I actually figured out a couple of approaches to achieving the same result as Phil. The first one uses the following 2 pieces of information.

  1. Tabular Editor has a brilliant feature called Advanced Scripting which lets you run little pieces of C# code and is an excellent way of automating changes in your models. And in addition to being able to use the standard properties and methods Daniel has build a series of helpful “helper” methods like AddMeasure which has parameters for <Name>, <Expression> and <Folder>.
  2. As I showed in my previous post where I generated part of a DAX query using another DAX query. It is possible with some careful string manipulation to use DAX to generate other code such as the C# using in the Tabular Editor Advance Scripting feature.

If we combine the two pieces of information above we end up with the following query which generates a Tabular Editor AddMeasure() call for each value in Product[Color].

,var _color = 'Product'[Color] 
var _name = "Sum of " & _color & " Sales Amount"
var _expression = "CALCULATE(SUM('Sales'[Sales Amount]) ,'Product'[Color] = \""" & _color & "\"")"                     
return "Model.Tables[""Sales""].AddMeasure( """ & _name & """, """ & _expression & """, ""AutoMeasures"");"

When you open DAX Studio from the External Tools menu and run this query you get output that looks like the following and you can selected the “ScriptExpression” column and copy that.

Then you open Tabular Editor from the External Tools menu. Click on the Advanced Scripting tab and paste in the output from the “ScriptExpression” column. Note this may include the “ScriptExpression” column header at the top which you will need to delete.

(note to self, I should add a “copy without headers” option to DAX Studio, there is an option for this, but it would be nice to add it to the right-click menu on the results)

Then when you click “run” (1) on the advance script, you will see a folder with all your new measures appear (2). You can then check that the expression has been entered correctly and click save (3) to make these appear back in Power BI Desktop.

Stay tuned for the next post in this series where I will show another technique for doing this.

The easy way to Generate a DAX query for all measures

I had an interesting request from a Data Scientist in our team recently. He’d been extracting some data from one of our tabular models, however he was having some trouble getting his predictive model working reliably.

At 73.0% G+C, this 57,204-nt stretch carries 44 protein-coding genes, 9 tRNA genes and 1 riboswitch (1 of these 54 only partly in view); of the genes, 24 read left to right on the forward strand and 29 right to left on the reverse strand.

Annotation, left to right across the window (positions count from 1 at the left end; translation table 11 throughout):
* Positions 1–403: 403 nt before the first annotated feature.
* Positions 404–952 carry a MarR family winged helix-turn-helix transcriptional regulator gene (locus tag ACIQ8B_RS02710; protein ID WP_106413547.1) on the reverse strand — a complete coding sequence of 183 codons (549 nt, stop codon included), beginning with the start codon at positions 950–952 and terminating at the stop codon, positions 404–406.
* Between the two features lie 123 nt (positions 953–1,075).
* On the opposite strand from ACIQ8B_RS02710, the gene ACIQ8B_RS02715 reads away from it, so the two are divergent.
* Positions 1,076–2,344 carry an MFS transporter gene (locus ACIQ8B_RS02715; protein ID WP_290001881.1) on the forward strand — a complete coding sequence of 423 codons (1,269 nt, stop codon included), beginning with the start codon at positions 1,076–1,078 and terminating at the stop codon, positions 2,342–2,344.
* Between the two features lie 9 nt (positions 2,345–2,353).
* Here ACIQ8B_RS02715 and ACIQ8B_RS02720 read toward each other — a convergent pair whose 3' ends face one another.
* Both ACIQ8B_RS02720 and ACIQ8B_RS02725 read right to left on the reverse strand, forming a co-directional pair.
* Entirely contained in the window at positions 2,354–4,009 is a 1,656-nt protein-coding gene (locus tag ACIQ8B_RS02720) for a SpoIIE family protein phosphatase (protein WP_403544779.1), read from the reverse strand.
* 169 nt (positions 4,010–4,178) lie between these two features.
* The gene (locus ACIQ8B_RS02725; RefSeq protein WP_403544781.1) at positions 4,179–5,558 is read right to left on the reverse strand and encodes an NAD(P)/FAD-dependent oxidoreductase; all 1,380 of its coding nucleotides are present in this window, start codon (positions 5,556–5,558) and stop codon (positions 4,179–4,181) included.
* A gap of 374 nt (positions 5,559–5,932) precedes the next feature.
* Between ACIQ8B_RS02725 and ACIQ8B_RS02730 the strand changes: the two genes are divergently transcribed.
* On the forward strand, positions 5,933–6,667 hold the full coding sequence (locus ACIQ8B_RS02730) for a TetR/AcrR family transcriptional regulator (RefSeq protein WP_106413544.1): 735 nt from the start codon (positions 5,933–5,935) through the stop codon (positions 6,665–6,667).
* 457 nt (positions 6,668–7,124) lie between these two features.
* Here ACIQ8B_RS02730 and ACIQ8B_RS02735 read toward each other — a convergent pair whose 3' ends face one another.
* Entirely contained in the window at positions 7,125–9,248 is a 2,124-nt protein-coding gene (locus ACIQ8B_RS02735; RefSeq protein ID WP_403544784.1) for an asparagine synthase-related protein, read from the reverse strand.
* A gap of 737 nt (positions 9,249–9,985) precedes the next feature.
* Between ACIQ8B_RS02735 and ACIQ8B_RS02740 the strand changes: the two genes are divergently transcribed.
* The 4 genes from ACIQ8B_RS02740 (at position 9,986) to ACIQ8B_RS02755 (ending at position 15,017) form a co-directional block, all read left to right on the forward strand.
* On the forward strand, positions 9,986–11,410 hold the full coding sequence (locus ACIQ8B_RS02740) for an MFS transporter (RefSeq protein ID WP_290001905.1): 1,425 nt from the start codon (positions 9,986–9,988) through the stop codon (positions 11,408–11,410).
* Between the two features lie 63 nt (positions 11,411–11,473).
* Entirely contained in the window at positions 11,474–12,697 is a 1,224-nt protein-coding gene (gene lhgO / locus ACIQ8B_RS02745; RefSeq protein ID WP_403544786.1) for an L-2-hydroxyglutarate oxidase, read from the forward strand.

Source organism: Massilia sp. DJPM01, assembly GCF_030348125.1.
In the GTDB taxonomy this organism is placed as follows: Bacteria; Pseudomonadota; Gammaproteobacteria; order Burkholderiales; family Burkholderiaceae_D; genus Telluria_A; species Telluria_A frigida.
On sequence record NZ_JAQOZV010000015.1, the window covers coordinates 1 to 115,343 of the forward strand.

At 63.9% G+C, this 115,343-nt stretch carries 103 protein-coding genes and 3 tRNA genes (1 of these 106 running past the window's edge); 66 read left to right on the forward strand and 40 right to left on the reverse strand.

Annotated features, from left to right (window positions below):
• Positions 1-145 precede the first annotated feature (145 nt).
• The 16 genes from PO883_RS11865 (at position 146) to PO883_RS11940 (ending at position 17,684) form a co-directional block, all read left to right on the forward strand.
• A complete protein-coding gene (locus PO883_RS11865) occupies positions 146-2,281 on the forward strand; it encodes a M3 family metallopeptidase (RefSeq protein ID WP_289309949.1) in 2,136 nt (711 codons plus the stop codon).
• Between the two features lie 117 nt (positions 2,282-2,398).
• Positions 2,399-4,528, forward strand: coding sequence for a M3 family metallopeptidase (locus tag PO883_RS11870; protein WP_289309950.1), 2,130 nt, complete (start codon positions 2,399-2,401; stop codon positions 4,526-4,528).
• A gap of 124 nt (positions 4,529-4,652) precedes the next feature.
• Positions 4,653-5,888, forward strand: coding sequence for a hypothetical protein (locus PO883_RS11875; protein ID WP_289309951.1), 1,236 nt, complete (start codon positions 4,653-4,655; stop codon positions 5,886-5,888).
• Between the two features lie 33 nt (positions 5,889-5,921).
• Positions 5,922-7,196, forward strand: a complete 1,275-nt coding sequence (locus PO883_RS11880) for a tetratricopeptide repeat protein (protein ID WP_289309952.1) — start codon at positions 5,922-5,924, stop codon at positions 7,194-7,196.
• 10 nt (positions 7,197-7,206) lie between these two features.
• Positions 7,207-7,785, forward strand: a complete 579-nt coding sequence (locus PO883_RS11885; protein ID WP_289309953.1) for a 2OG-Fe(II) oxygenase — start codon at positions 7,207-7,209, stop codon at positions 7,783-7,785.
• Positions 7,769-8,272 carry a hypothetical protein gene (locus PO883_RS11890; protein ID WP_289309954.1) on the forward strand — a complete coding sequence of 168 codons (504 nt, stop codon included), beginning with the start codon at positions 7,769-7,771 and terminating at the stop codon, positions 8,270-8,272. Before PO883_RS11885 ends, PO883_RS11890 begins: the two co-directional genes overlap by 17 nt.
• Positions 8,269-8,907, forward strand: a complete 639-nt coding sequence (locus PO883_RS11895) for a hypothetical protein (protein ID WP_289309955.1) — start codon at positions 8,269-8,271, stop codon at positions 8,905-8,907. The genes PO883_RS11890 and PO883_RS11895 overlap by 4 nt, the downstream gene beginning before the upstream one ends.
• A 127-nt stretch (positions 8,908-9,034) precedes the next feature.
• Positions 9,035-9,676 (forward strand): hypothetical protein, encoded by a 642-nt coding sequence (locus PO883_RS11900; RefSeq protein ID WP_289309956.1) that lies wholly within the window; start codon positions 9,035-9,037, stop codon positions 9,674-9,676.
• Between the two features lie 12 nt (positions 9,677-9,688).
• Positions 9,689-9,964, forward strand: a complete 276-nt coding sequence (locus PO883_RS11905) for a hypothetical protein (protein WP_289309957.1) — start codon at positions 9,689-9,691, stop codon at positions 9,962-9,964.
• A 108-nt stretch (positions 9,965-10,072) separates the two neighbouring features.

We already had a query in the form similar to the following where we had a couple of group by columns, one or two filters and a handful of measures:

   FILTER(ALL('Table1'[Column3]), 'Table1'[Column3] = "Value",
   "Measure1", [Measure1],
   "Measure2", [Measure2]

Up until this point we had been manually adding measures that we though may influence the behaviour we were trying to predict, but this was a slow, trial and error based process. So the Data Scientist rang me and said “You know what? Why don’t you just give me an extract with all the measures?”. “You do realise we have over 1,000 measures” I said, “because we have lots of time intelligence variations like Current Month, Previous Month, Month over Month variance, etc.” and . “That’s fine he replied, I can always ignore any that I don’t want or that are not significant – you can just do something like a SELECT * right?”.

So if you’ve ever written your own DAX queries you would know that you can do a query like the following to get all the columns in a single table


But that will not get you any measures, you have to list out the measures manually one, by one. At this point I knew that I really did not want to spend hours to hand type a query with over 1,000 measures so I starting thinking what options I might have for generating this query.

I knew I could probably build some sort of foreach loop in Powershell using AMO/TOM. Or I could maybe use the Advanced Scripting in Tabular Editor. But I also knew that I could easily get a list of all the visible measures by querying the $SYSTEM.TMSCHEMA_MEASURES or $SYSTEM.MDSCHEMA_MEASURES DMV’s using DAX Studio

After a bit of experimenting I ended up with the following expression which builds a list of all the visible measures in the model in the "Name", Expression format that is needed for SUMMARIZECOLUMNS

SELECT	'"' + [Name] + '", ' as [Caption], '[' +  [Name] + '],' as [Name]
WHERE NOT [IsHidden]